Possible Treatment for Ulcerative Colitis: Common Vinegar

Possible Treatment for Ulcerative Colitis: Common Vinegar

New research has investigated the therapeutic power of vinegar – a common ingredient in the Mediterranean diet – in the fight against ulcerative colitis (UC), an inflammatory bowel disease (IBD) that researchers think is connected to the gut microbiome.

The research team behind the study, which was published in ACS’ Journal of Agricultural and Food Chemistry, found that vinegar suppressed proteins that induce inflammation while improving the gut’s bacterial makeup in mice models. UC is a chronic illness, not fully understood by the scientific community. Previous studies suggested that bacteria in the gastrointestinal tract play a pivotal role, as people who suffer from the condition report frequent inflammation of the large intestine’s lining – causing abdominal pain, diarrhea, and ulcers, among others.

Authors Lu Yu, Bo Liu and colleagues found that vinegar has been known for centuries in traditional medicine for its healing powers, and one recent study suggested a benefit in ulcerative colitis. According to a press release, this hypothesis encouraged the team to investigate further the potential clinical benefits of vinegar in ulcerative colitis. The team’s study is titled “Vinegar Treatment Prevents the Development of Murine Experimental Colitis via Inhibition of Inflammation and Apoptosis.

The team tested vinegar (5% v/v) and its active main component, acetic acid (0.3% w/v), in a mouse model of ulcerative colitis (dextran suflate sodium [DSS]-induced colitis model). Researchers found that adding either vinegar or acetic acid in small portions to the animals’ drinking water was enough to see significant results and reduced symptoms of their condition, such as reduced disease activity index, histopathological scores, less body weight loss, and shorter colon length.

A further assessment showed that vinegar inhibited inflammation through the suppression of Th1 and Th17 responses, MAPK signaling activation, and the NLRP3 inflammasome.

Researchers were surprised to find that pre-treatment with vinegar for 28 days before DSS induction (to induce UC) increased the levels of the commensal lactic acid-producing or acetic acid-producing bacteria, including Lactobacillus and Bifidobacteria. Other studies have found these bacteria to be beneficial to mice with ulcerative colitis-like symptoms.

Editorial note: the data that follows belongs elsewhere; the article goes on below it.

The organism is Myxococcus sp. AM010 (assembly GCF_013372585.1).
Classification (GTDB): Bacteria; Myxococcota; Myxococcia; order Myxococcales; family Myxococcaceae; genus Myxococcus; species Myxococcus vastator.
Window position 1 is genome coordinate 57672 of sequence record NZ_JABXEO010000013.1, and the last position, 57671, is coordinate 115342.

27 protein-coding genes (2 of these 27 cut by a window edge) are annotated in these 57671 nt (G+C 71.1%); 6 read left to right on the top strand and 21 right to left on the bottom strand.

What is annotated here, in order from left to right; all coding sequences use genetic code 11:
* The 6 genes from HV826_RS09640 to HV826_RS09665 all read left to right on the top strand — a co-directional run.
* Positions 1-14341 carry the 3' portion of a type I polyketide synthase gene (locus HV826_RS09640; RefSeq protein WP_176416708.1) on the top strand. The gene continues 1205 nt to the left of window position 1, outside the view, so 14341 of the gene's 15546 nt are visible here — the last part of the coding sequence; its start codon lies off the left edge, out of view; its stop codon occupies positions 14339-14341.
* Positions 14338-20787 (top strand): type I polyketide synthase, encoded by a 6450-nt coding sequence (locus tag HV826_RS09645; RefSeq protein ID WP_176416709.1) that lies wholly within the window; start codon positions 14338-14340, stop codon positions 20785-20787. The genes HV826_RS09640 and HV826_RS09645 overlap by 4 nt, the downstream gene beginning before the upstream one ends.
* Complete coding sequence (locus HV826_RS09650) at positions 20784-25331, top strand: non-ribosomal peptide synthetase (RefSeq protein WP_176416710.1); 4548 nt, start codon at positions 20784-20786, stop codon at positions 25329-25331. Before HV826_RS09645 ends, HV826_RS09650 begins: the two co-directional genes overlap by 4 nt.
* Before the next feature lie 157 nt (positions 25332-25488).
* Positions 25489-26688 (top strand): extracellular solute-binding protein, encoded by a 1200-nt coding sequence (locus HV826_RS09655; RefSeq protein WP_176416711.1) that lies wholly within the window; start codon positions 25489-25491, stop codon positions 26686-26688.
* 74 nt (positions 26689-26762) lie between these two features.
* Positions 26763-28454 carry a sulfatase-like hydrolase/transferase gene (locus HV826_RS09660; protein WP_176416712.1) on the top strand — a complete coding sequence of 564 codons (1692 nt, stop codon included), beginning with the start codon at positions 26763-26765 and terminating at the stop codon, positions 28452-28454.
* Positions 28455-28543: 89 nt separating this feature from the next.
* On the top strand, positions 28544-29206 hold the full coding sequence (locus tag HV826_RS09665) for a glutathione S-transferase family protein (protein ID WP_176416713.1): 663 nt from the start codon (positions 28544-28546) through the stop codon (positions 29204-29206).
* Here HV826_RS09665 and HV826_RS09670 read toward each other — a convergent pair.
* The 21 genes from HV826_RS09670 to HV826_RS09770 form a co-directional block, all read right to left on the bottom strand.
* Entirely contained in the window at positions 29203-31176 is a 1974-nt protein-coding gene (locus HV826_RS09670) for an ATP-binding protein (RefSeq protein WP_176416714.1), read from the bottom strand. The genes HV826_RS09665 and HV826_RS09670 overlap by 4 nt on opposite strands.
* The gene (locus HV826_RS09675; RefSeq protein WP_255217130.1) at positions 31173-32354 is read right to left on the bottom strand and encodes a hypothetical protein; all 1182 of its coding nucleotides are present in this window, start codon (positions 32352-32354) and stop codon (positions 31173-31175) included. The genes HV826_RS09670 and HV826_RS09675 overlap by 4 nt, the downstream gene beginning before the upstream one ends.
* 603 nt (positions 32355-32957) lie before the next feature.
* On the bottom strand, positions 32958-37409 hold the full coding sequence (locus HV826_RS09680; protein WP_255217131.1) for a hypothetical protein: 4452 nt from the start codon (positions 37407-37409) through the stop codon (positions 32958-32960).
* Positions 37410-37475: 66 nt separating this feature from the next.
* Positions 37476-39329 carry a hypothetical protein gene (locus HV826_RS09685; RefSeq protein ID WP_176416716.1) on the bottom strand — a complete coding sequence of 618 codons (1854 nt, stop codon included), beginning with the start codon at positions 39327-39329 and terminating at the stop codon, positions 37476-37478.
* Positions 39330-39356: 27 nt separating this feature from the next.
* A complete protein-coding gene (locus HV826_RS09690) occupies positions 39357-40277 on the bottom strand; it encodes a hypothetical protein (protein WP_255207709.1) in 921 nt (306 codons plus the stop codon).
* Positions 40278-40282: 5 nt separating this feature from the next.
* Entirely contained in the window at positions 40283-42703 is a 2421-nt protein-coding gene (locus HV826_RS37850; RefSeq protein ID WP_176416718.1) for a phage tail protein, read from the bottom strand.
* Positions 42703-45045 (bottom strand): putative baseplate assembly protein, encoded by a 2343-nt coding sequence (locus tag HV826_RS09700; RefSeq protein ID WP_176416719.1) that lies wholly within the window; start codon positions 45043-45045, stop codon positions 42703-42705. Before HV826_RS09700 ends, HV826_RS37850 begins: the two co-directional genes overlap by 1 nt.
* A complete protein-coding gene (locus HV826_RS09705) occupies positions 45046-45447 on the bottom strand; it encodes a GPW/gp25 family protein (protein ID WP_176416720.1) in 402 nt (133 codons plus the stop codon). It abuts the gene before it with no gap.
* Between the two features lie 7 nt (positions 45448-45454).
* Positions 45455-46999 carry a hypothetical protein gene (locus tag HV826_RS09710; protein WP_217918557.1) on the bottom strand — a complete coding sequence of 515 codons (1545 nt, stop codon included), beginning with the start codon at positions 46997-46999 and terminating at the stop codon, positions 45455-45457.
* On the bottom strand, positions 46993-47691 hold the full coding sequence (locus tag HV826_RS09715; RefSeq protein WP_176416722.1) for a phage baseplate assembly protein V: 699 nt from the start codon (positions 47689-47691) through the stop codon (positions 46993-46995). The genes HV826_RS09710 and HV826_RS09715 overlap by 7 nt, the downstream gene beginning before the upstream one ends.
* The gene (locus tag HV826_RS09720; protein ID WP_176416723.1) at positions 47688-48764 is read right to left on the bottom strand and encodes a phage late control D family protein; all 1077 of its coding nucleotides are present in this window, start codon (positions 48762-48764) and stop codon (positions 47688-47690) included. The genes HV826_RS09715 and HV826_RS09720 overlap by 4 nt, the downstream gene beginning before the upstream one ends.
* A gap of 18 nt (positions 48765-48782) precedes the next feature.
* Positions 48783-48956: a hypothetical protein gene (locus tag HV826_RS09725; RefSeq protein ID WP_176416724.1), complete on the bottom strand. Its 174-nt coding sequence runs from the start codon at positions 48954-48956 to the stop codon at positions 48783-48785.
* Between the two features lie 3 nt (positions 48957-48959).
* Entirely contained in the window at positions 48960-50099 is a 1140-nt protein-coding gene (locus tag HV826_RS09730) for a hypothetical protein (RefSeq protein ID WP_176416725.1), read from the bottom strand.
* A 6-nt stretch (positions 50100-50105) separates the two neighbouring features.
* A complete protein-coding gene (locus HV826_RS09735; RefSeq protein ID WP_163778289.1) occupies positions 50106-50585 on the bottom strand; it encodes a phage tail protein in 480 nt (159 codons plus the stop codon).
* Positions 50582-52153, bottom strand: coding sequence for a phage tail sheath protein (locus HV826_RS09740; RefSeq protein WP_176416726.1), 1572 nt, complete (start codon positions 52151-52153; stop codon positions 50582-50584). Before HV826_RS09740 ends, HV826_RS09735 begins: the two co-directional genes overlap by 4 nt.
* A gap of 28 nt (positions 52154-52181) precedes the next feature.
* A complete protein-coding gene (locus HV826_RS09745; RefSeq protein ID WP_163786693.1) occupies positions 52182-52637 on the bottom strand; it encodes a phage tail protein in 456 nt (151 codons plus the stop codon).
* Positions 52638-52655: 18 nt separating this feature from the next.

The research team concluded that vinegar is able to decrease the levels of proteins that can potentially induce inflammation and damage the gut. But they emphasized that despite the findings suggesting the possibility of new dietary strategies for the prevention of ulcerative colitis, more research is needed to understand whether the beneficial link observed in mice is sustained in humans.

8 comments

  1. yvonne says:

    I have been instructed to consume Apple Cider Vinegar with “mother” on the label. It has along with other dietary guidlines have helped me with my gut flora from toxicity from antibiotics that led me to get Candida (been treating naturaly for 2.5yrs)

  2. Jessica says:

    Drinking DILUTED ACV, rather than ‘neat’, makes a huge difference. The same applies for using it topically for e.g., vulvodynia / candida infection. I am Histamine Intolerant and react badly to ACV taken ‘neat (as in severe asthmatic wheezing symptoms. When I take it diluted, however, it has the opposite effect and significantly calms mast cell activity, reducing histamine release and the inflammation, pain, and ‘burning sensation’ that this otherwise causes. This would at least in part explain why – used judiciously – ACV can be so effective in reducing symptoms of Colitis, which so often involves excess mast cell degranulation.

    I keep a glass jar of dilute ACV (roughly 1 part ACV to 6 parts water) in the bathroom for topical use as needed, and another in the kitchen for taking small sips throughout the day as I remember, for digestive health. I notice the difference on the days I forget to keep those two jars topped up.

    Sometimes “less” is more. : )

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